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Front Page » July 11, 2006 » Local News » Rilda Canyon project on track to proceed
Published 3,883 days ago

Rilda Canyon project on track to proceed

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Rilda Canyon will be the site for a new fan for the Deer Creek Mine.

The Emery County Commissioners held a public hearing on June 20 to gather public comments on the Energy West Level III conditional use permit for a mine portal and fan at Rilda Canyon. Mack Huntington, the county planning and zoning official said Energy West had gone through the permitting process and planning and zoning approved the project and recommended the county grant the permit.

Doug Johnson from Energy West was on hand to give a power point presentation of the project and the plans for the Rilda Canyon site. Johnson pointed out it is critical they obtain more air for the mining sections where they are currently working. Two existing portals which were broken out of the mine late last summer are presently used as passive air intakes only.

The new fan in Rilda Canyon will blow air into the mine from the Rilda side; this essentially doubles capacity. "We are in desperate need of ventilation," said Johnson. The Rilda facility will also contain a small supply area. In spring of 2007 the company plans to pave and upgrade the road leading into the facility. Energy West has gone through a long process of environmental studies to keep the impacted area in the canyon to a minimum. The entire pad area will be paved and be underlain by an impervious liner, and no runoff water will escape from the pad. Runoff water from the pad area will be piped to a sediment pond which is below the old Leroy mine which was mined in the 40s and 50s.

This sediment pond will be well below the springs that collect water for the North Emery Water Users and the Castle Valley Special Service District. A percentage of the drinking water for the north end of the county comes from the Rilda springs.

North Emery is comfortable with Energy West's plans to protect their culinary springs. The pad will contain the fan portal and there will also be a travel entry to move dry materials into the mine. This entry will not be used for any petroleum products.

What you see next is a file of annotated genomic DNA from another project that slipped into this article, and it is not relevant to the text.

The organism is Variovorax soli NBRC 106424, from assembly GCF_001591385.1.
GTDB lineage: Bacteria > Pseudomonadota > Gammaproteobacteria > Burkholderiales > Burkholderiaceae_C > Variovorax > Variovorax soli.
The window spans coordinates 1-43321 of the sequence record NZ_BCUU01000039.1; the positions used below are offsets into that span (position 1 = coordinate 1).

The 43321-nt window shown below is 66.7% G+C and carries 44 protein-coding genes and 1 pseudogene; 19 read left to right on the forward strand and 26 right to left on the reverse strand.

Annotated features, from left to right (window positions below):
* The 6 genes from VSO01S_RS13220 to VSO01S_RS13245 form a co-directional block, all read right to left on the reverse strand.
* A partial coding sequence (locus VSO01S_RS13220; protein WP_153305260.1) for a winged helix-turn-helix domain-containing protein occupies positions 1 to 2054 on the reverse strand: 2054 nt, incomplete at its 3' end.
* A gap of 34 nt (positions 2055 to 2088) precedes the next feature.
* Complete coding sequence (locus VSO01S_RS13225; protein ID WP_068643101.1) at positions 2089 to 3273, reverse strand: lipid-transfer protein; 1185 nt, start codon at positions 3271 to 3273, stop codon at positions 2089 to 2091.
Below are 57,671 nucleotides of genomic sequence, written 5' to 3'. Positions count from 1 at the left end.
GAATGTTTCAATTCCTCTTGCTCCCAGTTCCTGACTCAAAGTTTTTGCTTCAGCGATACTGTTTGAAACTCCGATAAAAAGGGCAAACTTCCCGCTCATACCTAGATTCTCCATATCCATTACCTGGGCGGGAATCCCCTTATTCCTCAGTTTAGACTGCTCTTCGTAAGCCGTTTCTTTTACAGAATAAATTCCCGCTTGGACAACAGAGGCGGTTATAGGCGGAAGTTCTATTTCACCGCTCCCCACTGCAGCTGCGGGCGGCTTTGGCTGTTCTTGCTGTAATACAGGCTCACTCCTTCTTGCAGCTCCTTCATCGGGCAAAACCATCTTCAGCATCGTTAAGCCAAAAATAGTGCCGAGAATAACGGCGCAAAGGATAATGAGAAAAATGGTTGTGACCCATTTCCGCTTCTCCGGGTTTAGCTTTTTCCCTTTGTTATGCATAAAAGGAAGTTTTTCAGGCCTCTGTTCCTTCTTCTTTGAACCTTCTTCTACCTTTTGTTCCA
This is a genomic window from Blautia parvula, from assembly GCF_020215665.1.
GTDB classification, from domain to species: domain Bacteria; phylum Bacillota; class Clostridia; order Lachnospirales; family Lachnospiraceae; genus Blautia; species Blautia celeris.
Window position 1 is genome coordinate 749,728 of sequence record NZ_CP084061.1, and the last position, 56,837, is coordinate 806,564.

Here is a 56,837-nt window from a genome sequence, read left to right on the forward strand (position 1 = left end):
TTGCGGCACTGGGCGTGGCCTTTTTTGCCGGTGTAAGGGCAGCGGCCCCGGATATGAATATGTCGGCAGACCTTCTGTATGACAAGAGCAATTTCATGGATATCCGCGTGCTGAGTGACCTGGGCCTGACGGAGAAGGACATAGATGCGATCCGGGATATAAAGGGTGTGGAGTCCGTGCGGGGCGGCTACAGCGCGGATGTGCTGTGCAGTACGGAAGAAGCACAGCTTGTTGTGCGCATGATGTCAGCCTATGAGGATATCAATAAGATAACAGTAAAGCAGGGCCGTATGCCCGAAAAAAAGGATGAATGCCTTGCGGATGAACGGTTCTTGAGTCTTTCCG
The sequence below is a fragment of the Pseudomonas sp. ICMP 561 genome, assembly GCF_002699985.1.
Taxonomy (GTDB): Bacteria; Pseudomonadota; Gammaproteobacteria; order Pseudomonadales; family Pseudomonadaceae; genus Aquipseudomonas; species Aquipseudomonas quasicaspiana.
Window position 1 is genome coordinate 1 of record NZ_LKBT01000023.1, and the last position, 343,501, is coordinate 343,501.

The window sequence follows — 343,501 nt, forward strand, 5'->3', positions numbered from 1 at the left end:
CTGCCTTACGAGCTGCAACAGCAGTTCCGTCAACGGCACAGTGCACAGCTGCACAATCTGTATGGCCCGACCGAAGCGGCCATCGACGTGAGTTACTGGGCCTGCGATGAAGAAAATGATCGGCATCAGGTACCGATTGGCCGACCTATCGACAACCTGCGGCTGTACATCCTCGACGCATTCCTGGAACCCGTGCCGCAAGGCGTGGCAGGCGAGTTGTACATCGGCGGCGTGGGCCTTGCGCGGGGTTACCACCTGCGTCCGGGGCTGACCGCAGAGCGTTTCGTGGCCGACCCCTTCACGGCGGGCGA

The disturbed area will be approximately three acres. An existing power line will be moved to the south side of the road. Top soil will be stripped off the disturbance area and stored to be used when reclaiming the area after the mine related activities cease. There will be suspended use of the county road at the facility. Below the facility will be a parking area and trail access for horses, cattle and hikers. The road beyond that point will be administrative use only.

The original plan for the Rilda Canyon facility has been modified many times. Right now the company is only asking for the fan and materials access. At one point a bathhouse was in the plans. The company may come back at a later time to acquire the permitting for further development, but not at the current time. "We don't want to do anything to jeopardize the springs," said Johnson. Huntington said, "How much longer can you mine without a fan?" Johnson replied without the fan they would have to curtail production as they move deeper into the mine each day. The fan needs to be in place by October to not interfere with production.

"We are on the ragged edge of having adequate air," said Johnson, "We appreciate how the county has helped move the process along."

Commissioner Ira Hatch called for the public hearing to cease and the meeting moved back into regular commission meeting where the conditional use permit was granted.

The commission also voted on the road suspension. When the mining facility is no longer needed the temporary suspension of the road will be lifted and the road reestablished. Hatch pointed out that those needing to access that area will still be able to on the new trail.

The trail will be established on the south side of the facility and the suspended road is approximately a half mile below where use is already suspended at the present time.

With the permit in hand, Energy West will move forward rapidly in getting the fan in place. Johnson said the fan had been ordered last September as it takes about a year for a fan of this type to be manufactured and shipped.

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